You know, it's funny when I look back over the past decade and realize that one of the first physical differences I noticed shortly after beginning my own practice of personal development was the way that I was able to manage stress.
In our daily lives, there are so many stressful moments. Almost everyone is rushing around trying to do this important thing or be in time for that event. The adrenaline is rushing and most people get into the habit of slamming back cups of coffee or energy drinks just to keep going. Before this changed for me, I was running around like a pressure cooker. Seriously! If I had to give a presentation, I had a ton of nervous energy and I know it's kind of gross, but I would always sweat a lot when I was nervous. Oddly enough, I was almost always nervous and I wasn't even aware of feeling nervous until I think back about all those different times...
Then, at night I wasn't able to sleep. All the events and experiences from that day were rushing through my mind and I would toss and turn; waking up the next morning completely unrested.
Are you familiar with computers? Probably somewhat, but I'll share this analogy anyway. You know how you can be working on an application on your computer - let's say you're checking your email with a specific program. Well, in the background on your computer's memory, there are likely anywhere between 5 and 50 other applications that are also running. If you have an older computer, you've probably experienced times when programs don't run as quickly because most of the memory available is being used.
Well, not to equate the human being with a computer - I think we are far more complex than that, but just consider the similarities. Many people experience daily life in your variation of this: The alarm goes off at what seems like an ungodly hour. You stumble to a workout or directly to the coffee pot. Then you rush to get ready for work or get others ready for their day. It slows down a little bit, yet you're racing ever faster inside, as you hurry to wait in traffic - and of course, there is that jerk who cuts you off while driving and gives you the international "I'm #1" signal. Finally you arrive and your day starts - then you have meetings, deadlines, projects due, clients and customers. [Coffee] break. Maybe you talk to a loved one or a friend. Then you remember you have an appointment after work and it conflicts with another obligation. Oh, did you remember to pay that bill... And, a friend just ended a relationship, lost a client or is unhappy with the new quota and has to tell you all about it... When your day does finally run out of time, how do you slow down on the inside?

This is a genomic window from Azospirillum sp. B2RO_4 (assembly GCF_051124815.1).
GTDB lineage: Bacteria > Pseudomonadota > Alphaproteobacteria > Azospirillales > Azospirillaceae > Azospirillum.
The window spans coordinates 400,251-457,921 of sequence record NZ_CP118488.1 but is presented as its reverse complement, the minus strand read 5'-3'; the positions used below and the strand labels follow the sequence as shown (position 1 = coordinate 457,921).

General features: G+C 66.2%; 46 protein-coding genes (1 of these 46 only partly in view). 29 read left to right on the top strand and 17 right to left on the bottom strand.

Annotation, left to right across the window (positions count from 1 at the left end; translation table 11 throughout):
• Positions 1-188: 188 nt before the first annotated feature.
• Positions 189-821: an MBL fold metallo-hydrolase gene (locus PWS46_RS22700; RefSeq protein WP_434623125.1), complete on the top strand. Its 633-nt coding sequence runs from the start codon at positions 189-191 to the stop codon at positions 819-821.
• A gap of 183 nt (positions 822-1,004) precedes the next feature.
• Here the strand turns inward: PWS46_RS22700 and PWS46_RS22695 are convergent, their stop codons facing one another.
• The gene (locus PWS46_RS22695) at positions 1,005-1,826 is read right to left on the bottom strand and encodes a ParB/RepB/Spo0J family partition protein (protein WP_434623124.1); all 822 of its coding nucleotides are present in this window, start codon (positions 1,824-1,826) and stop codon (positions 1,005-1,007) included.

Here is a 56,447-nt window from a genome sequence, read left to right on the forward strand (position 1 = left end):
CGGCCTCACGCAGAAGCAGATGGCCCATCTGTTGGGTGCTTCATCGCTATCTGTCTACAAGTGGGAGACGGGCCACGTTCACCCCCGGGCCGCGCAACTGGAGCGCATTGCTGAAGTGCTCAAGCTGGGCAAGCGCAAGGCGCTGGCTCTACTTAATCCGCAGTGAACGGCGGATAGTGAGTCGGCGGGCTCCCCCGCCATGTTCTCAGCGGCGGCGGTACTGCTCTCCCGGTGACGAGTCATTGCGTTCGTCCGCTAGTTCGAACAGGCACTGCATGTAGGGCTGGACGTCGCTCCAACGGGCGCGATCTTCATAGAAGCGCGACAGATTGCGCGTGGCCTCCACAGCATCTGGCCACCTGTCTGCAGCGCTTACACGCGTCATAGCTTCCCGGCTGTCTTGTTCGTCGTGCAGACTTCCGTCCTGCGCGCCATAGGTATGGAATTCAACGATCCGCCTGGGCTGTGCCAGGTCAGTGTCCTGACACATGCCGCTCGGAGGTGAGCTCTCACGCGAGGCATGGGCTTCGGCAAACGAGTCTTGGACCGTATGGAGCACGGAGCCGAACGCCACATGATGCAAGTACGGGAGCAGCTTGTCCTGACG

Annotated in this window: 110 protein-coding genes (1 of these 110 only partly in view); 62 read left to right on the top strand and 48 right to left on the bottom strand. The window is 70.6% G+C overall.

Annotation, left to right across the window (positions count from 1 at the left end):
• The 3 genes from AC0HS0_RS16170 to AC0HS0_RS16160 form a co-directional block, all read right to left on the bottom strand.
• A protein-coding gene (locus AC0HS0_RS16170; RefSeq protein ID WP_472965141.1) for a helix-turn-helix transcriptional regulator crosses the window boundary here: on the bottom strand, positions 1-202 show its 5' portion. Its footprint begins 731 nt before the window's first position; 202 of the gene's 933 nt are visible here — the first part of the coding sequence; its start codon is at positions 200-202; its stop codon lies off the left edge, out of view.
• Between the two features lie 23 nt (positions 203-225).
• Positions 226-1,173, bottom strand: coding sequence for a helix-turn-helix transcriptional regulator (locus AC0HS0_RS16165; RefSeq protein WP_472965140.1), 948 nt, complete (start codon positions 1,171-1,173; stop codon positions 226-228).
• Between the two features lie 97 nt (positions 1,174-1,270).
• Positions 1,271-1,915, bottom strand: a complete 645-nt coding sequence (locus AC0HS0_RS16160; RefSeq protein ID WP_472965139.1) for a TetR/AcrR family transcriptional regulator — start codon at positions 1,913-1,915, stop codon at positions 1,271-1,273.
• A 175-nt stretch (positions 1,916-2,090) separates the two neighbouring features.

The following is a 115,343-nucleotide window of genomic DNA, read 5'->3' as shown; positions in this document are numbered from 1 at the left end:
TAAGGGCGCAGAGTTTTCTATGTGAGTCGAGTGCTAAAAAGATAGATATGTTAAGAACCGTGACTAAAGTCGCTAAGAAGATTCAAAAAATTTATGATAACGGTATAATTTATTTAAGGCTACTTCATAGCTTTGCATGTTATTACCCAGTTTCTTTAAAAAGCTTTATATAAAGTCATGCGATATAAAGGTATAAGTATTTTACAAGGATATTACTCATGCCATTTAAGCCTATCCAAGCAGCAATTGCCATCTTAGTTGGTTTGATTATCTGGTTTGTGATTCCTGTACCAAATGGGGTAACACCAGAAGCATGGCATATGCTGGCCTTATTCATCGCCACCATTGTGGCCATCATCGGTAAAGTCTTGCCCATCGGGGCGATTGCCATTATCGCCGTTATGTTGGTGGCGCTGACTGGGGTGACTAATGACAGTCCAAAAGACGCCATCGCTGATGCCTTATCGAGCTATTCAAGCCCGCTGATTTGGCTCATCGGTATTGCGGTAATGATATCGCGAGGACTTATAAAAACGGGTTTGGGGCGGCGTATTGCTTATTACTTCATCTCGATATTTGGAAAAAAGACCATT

There are a million variations of this and none is exactly like yours. But, you get the point. Stress is part of life. I came up with the ideas for this program after having read a book about trauma a couple of years ago. According to the author's research, he had determined that many mammals - especially those that play dead - have a way of doing a full nervous system flush of the trauma. An animal like a deer, when attacked by a predator, immediately goes limp and into a state of shock. If the animal is left to live, eventually it will regain consciousness, stumble to standing, and shake itself before walking away unfazed. The author also pointed out that humans don't have an innate way of doing this. In fact, a human being is seemingly one of the only mammals that will actually push itself into stressful situations until there is a mental, physical or emotional breakdown...
Now I'm not a scientist or medical doctor, but I know of people who push themselves hard - I might be one of those people myself. And, I have also realized the importance of hitting the "restart" button on my mind, body and emotions. We all have goals in life that are important to us and if we don't routinely take time-out's for ourselves, then we are actually limiting the successful achievement of our goals by being over stressed or under-rested. This 20 minute program is designed to create an environment in which you can allow any stressful situation to just fade away. Nearly every person experiences times when things seem too overwhelming, and often we don't take the time needed to allow our nervous system the downtime it needs to recharge and heal. Think of every time your heart races or you feel stressed out in the average day. If it's not the commute to work or school, it is arriving someplace important on time, presenting your ideas, or being completely present while a relationship is changing. Today, more than ever, there are so many things happening in our lives.
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